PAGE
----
President Barack Obama has decided to delay any executive action on immigration until after the November congressional elections, abandoning his pledge to act on the issue by the end of summer, White House officials said. (Sept. 6)
President Barack Obama arrives on the South Lawn of the White House after returning from the NATO Summit in Whales, on Friday, Sept. 5, 2014, in Washington. (AP Photo/Evan Vucci)
FILE - In this June 30, 2014, file photo President Barack Obama, accompanied by Vice President Joe Biden, pauses while making an announcement about immigration reform in the Rose Garden of the White House in Washington. Then the president said he was done waiting for House Republicans to act on immigration, and that he planned to act on his own via executive action. According to White House officials Saturday, Sept. 6, 2014, Obama has decided to delay any executive action on immigration until after the November congressional elections. The two officials said Obama decided Friday as he returned to Washington from a NATO summit in Wales that circumventing Congress with executive actions on immigration during the midterm campaign would politicize the issue and hurt future efforts to pass a broad overhaul of the immigration system. (AP Photo/Jacquelyn Martin, File)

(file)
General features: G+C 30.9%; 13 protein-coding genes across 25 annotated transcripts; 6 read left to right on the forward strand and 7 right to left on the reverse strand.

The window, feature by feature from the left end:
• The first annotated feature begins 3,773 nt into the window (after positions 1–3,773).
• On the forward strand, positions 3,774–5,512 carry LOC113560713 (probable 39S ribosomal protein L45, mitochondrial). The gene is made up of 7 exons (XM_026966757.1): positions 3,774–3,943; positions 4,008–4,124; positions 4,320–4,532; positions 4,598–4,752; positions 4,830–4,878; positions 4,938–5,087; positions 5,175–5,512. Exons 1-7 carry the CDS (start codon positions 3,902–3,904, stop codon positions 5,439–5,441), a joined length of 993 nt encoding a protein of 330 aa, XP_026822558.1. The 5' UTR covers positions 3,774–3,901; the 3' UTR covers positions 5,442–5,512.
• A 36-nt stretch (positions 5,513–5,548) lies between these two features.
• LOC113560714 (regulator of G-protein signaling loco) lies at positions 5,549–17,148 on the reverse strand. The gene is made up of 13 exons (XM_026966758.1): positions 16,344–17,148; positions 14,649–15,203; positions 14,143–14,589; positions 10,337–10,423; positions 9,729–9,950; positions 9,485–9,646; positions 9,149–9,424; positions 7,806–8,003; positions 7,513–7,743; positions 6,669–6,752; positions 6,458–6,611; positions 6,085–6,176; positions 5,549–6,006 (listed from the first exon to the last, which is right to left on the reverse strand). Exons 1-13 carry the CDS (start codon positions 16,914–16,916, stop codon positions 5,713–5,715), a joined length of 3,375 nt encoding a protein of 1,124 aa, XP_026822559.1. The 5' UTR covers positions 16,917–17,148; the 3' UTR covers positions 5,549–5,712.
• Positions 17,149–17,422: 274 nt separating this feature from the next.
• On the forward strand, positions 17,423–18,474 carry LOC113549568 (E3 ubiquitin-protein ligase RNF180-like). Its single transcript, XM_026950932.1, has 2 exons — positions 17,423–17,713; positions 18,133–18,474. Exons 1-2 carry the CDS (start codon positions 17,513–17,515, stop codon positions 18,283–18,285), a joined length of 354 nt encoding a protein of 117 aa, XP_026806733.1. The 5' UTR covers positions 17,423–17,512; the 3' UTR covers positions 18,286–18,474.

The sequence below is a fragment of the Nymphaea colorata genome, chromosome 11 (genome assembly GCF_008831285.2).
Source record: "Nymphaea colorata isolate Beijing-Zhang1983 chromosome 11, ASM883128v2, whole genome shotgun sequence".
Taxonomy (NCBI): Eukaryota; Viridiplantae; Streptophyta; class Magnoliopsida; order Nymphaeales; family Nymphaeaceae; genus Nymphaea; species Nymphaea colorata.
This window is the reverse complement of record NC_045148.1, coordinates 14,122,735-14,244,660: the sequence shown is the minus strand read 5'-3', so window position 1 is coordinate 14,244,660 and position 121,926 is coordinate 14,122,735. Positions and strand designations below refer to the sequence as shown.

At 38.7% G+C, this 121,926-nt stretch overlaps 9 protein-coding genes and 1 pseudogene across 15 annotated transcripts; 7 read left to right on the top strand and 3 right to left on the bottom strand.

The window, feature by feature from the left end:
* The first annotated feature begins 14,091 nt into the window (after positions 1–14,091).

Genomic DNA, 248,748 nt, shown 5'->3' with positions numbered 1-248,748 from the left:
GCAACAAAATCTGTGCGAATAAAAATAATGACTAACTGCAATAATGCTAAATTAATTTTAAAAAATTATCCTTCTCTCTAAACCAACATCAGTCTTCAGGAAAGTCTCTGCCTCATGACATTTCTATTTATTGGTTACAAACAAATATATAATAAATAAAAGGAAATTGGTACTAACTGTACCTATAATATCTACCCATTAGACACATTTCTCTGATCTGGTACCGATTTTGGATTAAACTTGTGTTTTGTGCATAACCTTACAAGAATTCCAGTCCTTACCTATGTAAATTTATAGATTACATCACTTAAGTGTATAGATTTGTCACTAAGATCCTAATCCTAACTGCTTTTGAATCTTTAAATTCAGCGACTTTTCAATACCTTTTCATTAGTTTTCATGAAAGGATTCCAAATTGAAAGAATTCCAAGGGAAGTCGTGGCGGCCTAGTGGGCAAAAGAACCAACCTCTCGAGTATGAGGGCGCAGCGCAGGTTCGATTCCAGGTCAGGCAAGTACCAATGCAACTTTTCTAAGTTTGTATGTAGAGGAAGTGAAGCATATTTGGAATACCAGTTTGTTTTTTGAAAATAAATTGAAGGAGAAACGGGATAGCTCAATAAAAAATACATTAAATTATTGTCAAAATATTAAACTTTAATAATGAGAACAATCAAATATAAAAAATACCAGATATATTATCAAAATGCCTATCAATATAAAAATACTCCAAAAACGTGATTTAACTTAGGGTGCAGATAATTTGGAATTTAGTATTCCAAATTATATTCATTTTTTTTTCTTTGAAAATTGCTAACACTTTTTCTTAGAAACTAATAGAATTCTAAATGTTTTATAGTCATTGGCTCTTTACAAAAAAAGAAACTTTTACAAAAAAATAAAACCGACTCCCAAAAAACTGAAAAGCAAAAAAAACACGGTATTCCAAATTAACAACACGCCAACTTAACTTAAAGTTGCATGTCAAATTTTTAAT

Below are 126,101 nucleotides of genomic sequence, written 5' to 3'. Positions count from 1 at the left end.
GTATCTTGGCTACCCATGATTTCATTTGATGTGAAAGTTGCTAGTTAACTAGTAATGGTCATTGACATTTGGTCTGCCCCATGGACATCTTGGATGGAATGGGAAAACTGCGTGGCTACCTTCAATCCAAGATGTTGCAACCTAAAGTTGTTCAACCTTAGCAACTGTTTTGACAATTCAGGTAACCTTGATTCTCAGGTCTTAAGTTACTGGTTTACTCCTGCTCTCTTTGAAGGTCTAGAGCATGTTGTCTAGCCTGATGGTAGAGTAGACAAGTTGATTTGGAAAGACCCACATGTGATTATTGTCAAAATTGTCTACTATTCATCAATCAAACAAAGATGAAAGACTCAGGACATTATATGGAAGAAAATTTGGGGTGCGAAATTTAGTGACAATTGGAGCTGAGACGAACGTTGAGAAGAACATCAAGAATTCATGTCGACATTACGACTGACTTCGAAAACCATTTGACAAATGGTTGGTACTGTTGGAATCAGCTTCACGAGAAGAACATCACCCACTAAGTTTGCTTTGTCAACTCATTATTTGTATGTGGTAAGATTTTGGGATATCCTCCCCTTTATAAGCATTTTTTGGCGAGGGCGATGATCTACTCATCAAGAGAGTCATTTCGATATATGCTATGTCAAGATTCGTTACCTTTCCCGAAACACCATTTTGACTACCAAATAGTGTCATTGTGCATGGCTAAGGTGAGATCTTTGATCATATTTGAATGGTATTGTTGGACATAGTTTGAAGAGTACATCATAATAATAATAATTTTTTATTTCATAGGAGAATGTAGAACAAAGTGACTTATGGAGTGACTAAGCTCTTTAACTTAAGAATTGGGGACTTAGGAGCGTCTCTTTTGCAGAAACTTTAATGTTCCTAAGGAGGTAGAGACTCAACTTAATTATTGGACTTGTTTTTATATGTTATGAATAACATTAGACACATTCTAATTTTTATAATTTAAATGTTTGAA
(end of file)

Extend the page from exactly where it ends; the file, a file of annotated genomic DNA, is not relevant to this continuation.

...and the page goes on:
President Barack Obama waves as he boards Air Force One at Royal Air Force Station Fairford, in Gloucestershire, Friday, Sept. 5, 2014, for his return to Washington after attending the NATO summit in Wales. (AP Photo/Charles Dharapak)
WASHINGTON — President Barack Obama said Saturday that the surge of immigrant children entering the U.S. illegally changed the politics surrounding the issue of immigration and led him to put off a pledge to use executive action that could shield millions of people from deportation.
Immigration reform advocates criticized Obama after White House officials said that the president would not act at summer's end as he promised in June but would take up the matter after the midterm elections in November. In an interview taped for NBC's "Meet the Press," Obama rejected the charge that the delay was meant to protect Democratic candidates worried that his actions would hurt their prospects in tough Senate races.
By Obama's own calculations, politics did play a role in his decision. In his remarks to NBC, which were to be aired on Sunday, he said a partisan fight in July over how to address an influx of unaccompanied minors at the border had created the impression that there was an immigration crisis and thus a volatile climate for taking the measures he had promised to take.